And then, in an exceedingly odd transition, we’re treated to a fashion show.

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Doctor Who Project: The Mind Robber

Doctor Who Project: The Mind Robber
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I have yet to see a robot that can climb.

Just when you thought you knew what was coming next on Doctor Who, the series proves it can still deliver surprises at tea time. Looking beyond the normal stable of writers—and the normal monster-and-threatened-base storyline—the producers brought in an outsider, Peter Ling, for the wholly unexpected “The Mind Robber” (Series Production Code UU), an extended rumination on the meaning of fiction and reality and the interplay between them. And, don’t worry, there are menacing robots, too. This is still late ’60s Doctor Who, after all.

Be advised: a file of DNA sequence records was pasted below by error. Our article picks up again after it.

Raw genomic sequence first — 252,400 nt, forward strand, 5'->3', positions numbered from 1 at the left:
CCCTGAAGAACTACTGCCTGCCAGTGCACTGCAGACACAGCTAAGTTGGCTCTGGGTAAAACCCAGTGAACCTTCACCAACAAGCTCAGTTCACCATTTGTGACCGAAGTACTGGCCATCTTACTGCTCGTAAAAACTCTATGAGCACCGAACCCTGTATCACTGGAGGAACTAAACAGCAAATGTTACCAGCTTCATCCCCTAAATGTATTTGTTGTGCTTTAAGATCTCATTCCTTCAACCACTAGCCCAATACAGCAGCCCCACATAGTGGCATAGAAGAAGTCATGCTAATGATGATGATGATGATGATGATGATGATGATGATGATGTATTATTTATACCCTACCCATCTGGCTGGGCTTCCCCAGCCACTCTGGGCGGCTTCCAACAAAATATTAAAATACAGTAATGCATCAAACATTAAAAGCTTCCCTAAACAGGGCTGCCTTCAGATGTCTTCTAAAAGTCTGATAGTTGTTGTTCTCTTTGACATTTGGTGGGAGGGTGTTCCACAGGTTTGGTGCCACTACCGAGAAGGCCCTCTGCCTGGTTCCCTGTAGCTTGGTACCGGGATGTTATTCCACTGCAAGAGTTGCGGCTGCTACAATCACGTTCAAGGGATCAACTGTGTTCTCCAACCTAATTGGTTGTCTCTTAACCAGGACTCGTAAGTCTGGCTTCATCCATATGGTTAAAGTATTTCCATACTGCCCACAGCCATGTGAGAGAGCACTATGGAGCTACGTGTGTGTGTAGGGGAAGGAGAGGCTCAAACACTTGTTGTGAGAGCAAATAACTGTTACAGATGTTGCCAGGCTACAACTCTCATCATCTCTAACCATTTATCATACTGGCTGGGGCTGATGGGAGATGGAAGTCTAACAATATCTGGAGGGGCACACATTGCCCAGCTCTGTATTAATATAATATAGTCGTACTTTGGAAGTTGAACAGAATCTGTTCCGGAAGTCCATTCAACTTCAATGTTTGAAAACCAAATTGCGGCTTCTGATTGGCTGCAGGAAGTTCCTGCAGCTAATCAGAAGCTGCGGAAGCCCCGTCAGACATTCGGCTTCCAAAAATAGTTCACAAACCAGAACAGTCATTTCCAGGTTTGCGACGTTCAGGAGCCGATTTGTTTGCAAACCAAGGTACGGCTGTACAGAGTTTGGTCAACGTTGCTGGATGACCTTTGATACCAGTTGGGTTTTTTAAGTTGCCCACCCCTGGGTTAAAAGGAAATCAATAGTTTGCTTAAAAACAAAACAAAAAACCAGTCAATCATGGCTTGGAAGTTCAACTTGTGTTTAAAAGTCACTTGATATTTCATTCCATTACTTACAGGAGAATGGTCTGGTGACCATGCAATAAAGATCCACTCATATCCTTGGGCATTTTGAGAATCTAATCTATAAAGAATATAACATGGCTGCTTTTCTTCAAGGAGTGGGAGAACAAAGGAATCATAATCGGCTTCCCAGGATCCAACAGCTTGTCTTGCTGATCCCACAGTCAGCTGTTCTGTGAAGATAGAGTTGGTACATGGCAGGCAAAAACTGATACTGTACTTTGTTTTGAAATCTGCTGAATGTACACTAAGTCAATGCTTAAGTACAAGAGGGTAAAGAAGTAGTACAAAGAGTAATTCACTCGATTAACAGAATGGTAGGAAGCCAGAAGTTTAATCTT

The White Robots Attack!

The cliffhanger from the end of “The Dominators” sees the TARDIS about to be swallowed up by lava, but sadly, the fluid links simply can’t handle the load, and they begin to spew poisonous mercury vapor once more and prevent a normal departure. (Must have been an off-brand of mercury they loaded up with at the end of “The Wheel in Space.”) The only way out is by using the “emergency unit,” which the Doctor is hesitant to install, because “it moves the TARDIS out of the time-space dimension, out of reality.” Jamie forces the Doctor’s hand (literally, by smashing down on his hand and triggering the device) and off the TARDIS goes, to nowhere.